Do not step on their toes. Do not overreach. Do not hurt their feelings. Do not be too informal, or too formal. Take into consideration their profile before choosing your words. Their history, their appearance, their gender and race, politics and religion. All of it.

Do not, ever, be yourself until you are sure that it’s appropriate. Rachel had never witness otherwise being beneficial, and as far as she could remember, she had only tried it once herself. To terrible results.

People either followed the right script, and their relationship thrived for the benefit of both people, or they followed the wrong one, and then not at all. As far as she could tell, several reasons were behind the mistakes that could be made, but the main one was willful ignorance.

Rachel, though, observed and considered everything carefully. Ever since she was a child, seeking to understand her parents and how not to disappoint them, Rachel had been incredibly apt at deciphering the script. Even if people weren’t themselves, they were still very honest about what they need in an interaction, if one pays enough attention.

Rachel paid a lot of attention.

They started meeting at that spot often, her and him. Rachel could see all the steps unfolding as they usually did. She watched, she listened, she deciphered the expectations. Politeness and interest gave way to subdued flirting that could very well simply be friendliness, and that gave way to overt flirting that makes the situation obvious, all the while avoiding any subject matters that could threaten their appreciation of each other’s company.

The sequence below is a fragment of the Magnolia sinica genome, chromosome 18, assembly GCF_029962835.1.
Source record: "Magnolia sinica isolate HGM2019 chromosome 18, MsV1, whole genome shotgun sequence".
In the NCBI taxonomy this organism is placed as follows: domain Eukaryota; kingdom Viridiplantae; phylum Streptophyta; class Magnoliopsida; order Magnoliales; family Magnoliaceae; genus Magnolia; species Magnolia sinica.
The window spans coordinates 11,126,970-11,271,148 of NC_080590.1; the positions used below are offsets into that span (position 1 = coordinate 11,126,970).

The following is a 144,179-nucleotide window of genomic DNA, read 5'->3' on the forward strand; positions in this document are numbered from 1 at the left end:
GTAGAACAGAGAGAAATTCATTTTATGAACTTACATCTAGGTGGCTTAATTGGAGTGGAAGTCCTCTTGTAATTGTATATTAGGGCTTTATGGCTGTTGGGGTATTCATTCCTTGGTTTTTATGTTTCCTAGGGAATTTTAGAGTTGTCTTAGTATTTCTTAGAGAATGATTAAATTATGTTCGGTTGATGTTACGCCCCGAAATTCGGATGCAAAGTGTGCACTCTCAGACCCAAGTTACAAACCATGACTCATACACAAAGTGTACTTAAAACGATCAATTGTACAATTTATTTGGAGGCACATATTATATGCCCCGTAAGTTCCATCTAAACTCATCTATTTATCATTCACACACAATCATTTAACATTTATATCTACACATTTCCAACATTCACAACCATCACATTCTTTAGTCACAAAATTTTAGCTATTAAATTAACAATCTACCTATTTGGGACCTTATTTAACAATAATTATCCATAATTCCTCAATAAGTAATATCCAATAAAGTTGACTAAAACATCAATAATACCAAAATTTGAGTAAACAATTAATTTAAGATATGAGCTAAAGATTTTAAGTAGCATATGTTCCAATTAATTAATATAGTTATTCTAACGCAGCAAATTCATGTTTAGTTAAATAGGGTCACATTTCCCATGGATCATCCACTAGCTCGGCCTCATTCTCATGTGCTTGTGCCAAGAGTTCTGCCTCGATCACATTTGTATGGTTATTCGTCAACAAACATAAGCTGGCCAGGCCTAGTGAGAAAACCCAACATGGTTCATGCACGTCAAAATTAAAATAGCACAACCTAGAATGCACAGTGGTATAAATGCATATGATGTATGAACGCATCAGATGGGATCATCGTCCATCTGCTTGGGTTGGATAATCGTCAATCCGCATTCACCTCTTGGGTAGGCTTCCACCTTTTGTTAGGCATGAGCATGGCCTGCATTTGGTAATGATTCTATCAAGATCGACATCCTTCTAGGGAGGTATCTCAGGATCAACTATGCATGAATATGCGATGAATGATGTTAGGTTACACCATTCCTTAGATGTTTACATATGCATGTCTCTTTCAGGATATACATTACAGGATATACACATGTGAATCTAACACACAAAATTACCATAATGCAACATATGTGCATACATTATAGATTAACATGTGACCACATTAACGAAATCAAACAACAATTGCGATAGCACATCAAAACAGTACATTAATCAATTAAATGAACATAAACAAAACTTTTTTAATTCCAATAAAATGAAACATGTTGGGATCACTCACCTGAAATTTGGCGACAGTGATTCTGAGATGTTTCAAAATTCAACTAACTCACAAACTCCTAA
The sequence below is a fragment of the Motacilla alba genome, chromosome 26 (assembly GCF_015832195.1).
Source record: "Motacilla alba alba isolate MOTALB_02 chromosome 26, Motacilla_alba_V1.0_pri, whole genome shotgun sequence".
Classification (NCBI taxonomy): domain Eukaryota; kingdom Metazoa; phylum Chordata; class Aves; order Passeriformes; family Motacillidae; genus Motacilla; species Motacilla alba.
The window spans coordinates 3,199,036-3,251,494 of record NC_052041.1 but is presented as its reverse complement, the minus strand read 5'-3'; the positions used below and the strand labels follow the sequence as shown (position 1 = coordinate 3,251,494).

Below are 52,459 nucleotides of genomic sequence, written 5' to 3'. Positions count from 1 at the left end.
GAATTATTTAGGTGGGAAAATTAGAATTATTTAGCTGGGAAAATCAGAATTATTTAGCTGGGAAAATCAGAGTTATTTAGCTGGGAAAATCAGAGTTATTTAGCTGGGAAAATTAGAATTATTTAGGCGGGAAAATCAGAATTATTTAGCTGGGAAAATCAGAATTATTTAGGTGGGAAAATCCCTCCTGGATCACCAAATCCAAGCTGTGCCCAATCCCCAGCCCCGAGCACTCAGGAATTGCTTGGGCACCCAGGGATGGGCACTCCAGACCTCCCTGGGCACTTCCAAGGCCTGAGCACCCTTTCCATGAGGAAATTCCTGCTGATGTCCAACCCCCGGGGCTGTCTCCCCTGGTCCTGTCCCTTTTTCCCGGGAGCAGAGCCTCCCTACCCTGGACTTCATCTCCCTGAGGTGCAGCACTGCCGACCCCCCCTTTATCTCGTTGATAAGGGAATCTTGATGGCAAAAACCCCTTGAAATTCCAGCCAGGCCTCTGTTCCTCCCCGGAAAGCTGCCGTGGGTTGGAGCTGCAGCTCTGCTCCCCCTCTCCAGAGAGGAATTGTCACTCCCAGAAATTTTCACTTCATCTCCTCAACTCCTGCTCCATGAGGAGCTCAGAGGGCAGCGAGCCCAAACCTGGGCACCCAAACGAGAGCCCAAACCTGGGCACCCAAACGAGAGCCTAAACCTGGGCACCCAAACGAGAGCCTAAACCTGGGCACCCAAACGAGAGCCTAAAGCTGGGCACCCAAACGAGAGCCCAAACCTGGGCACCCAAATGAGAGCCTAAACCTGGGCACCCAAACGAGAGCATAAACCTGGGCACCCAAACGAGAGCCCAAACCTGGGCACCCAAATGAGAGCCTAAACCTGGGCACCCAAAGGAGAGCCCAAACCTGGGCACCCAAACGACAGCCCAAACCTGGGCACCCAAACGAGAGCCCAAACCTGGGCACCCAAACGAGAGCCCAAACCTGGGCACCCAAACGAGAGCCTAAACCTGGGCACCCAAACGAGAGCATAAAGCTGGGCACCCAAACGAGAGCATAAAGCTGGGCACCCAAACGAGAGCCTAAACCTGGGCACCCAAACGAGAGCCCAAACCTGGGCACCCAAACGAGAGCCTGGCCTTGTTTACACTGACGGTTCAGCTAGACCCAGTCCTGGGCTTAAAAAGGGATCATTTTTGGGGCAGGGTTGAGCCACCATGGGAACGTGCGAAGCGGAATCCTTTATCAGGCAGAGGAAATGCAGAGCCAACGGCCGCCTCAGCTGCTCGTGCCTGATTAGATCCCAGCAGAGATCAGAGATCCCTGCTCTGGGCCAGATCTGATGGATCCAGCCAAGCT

Enjoying moment after predictable moment, making sure nothing would be said or done that would ever ruin the mood. Building the relationship step by premeditated step.

Now, though, Rachel recognized how very unlike that it had been, actually. The overt flirting had begun when he showed up without Duke, his dog.

“Had to drop him at the vet for some treatment,” he had explained.

“And you still came to the beach?”

He smiled at her, knowingly. “Of course.  I wanted to see you.”

That was skipping a few steps, for sure. That had not been Rachel’s interpretation, though, but rather that she had simply misjudged the script as far as that relationship was concerned. That she had an inaccurate perception of what the steps were, and which one they were on.

“Well I’m glad one of us gets what they want, but I wanted to see Duke.” She winked at him, and he chuckled.

“He’s with me in spirit. I’m a guy, after all, we’re all dogs deep down, right?”

That was usually a very negative thing, especially to admit, but in that context, it was again inexplicably charming. Rachel gave him room on the bench and read not on more page that day.

The kiss was another thing that was odd. It was another day, and she had been driven into a small fit of giggling by the interaction between Duke, his dog, and a couple of poodles.